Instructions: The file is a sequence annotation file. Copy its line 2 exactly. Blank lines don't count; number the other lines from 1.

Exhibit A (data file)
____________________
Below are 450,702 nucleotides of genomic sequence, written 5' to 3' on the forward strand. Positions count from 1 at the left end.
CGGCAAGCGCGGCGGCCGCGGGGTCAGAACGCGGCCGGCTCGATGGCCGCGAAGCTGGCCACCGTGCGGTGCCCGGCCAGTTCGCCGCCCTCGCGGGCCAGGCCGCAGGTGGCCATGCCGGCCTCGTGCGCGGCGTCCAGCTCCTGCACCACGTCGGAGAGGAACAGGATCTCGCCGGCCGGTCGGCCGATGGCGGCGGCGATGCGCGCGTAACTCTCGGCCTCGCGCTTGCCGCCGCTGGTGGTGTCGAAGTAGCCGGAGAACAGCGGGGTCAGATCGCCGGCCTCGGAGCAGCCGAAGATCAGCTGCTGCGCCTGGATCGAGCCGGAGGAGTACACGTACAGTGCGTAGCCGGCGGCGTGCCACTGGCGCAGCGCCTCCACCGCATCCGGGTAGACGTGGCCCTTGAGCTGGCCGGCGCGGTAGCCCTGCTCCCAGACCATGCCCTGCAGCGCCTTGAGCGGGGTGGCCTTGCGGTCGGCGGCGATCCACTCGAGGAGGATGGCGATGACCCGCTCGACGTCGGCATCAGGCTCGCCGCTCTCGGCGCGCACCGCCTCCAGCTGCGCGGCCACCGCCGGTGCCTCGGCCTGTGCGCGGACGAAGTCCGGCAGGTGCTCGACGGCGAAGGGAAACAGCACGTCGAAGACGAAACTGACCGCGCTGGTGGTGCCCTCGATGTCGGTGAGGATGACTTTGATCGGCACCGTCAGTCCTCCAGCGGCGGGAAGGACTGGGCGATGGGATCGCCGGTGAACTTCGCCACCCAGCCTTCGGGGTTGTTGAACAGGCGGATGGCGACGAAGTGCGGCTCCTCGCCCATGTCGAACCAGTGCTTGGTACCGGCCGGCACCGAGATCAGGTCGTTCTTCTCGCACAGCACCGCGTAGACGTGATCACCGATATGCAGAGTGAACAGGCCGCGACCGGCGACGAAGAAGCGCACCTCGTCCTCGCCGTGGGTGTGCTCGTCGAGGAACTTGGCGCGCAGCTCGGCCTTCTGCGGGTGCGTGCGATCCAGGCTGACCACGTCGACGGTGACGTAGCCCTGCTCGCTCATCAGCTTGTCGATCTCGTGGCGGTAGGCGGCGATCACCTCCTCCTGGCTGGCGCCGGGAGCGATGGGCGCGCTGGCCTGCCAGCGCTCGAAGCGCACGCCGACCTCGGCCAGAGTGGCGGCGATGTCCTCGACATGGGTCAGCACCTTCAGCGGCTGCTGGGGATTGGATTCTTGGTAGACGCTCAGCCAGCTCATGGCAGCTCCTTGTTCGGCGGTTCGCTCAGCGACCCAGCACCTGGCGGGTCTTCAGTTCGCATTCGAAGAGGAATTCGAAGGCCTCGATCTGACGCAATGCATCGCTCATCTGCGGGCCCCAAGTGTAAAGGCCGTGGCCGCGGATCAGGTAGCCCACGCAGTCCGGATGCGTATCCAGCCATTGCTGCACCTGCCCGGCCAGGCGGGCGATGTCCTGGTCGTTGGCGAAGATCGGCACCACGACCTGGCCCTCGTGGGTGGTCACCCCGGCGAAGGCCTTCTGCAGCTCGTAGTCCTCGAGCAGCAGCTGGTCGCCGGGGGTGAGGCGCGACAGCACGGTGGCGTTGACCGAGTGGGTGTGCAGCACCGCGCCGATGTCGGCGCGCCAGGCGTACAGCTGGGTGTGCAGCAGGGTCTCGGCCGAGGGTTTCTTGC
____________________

CGGCAAGCGCGGCGGCCGCGGGGTCAGAACGCGGCCGGCTCGATGGCCGCGAAGCTGGCCACCGTGCGGTGCCCGGCCAGTTCGCCGCCCTCGCGGGCCAGGCCGCAGGTGGCCATGCCGGCCTCGTGCGCGGCGTCCAGCTCCTGCACCACGTCGGAGAGGAACAGGATCTCGCCGGCCGGTCGGCCGATGGCGGCGGCGATGCGCGCGTAACTCTCGGCCTCGCGCTTGCCGCCGCTGGTGGTGTCGAAGTAGCCGGAGAACAGCGGGGTCAGATCGCCGGCCTCGGAGCAGCCGAAGATCAGCTGCTGCGCCTGGATCGAGCCGGAGGAGTACACGTACAGTGCGTAGCCGGCGGCGTGCCACTGGCGCAGCGCCTCCACCGCATCCGGGTAGACGTGGCCCTTGAGCTGGCCGGCGCGGTAGCCCTGCTCCCAGACCATGCCCTGCAGCGCCTTGAGCGGGGTGGCCTTGCGGTCGGCGGCGATCCACTCGAGGAGGATGGCGATGACCCGCTCGACGTCGGCATCAGGCTCGCCGCTCTCGGCGCGCACCGCCTCCAGCTGCGCGGCCACCGCCGGTGCCTCGGCCTGTGCGCGGACGAAGTCCGGCAGGTGCTCGACGGCGAAGGGAAACAGCACGTCGAAGACGAAACTGACCGCGCTGGTGGTGCCCTCGATGTCGGTGAGGATGACTTTGATCGGCACCGTCAGTCCTCCAGCGGCGGGAAGGACTGGGCGATGGGATCGCCGGTGAACTTCGCCACCCAGCCTTCGGGGTTGTTGAACAGGCGGATGGCGACGAAGTGCGGCTCCTCGCCCATGTCGAACCAGTGCTTGGTACCGGCCGGCACCGAGATCAGGTCGTTCTTCTCGCACAGCACCGCGTAGACGTGATCACCGATATGCAGAGTGAACAGGCCGCGACCGGCGACGAAGAAGCGCACCTCGTCCTCGCCGTGGGTGTGCTCGTCGAGGAACTTGGCGCGCAGCTCGGCCTTCTGCGGGTGCGTGCGATCCAGGCTGACCACGTCGACGGTGACGTAGCCCTGCTCGCTCATCAGCTTGTCGATCTCGTGGCGGTAGGCGGCGATCACCTCCTCCTGGCTGGCGCCGGGAGCGATGGGCGCGCTGGCCTGCCAGCGCTCGAAGCGCACGCCGACCTCGGCCAGAGTGGCGGCGATGTCCTCGACATGGGTCAGCACCTTCAGCGGCTGCTGGGGATTGGATTCTTGGTAGACGCTCAGCCAGCTCATGGCAGCTCCTTGTTCGGCGGTTCGCTCAGCGACCCAGCACCTGGCGGGTCTTCAGTTCGCATTCGAAGAGGAATTCGAAGGCCTCGATCTGACGCAATGCATCGCTCATCTGCGGGCCCCAAGTGTAAAGGCCGTGGCCGCGGATCAGGTAGCCCACGCAGTCCGGATGCGTATCCAGCCATTGCTGCACCTGCCCGGCCAGGCGGGCGATGTCCTGGTCGTTGGCGAAGATCGGCACCACGACCTGGCCCTCGTGGGTGGTCACCCCGGCGAAGGCCTTCTGCAGCTCGTAGTCCTCGAGCAGCAGCTGGTCGCCGGGGGTGAGGCGCGACAGCACGGTGGCGTTGACCGAGTGGGTGTGCAGCACCGCGCCGATGTCGGCGCGCCAGGCGTACAGCTGGGTGTGCAGCAGGGTCTCGGCCGAGGGTTTCTTGC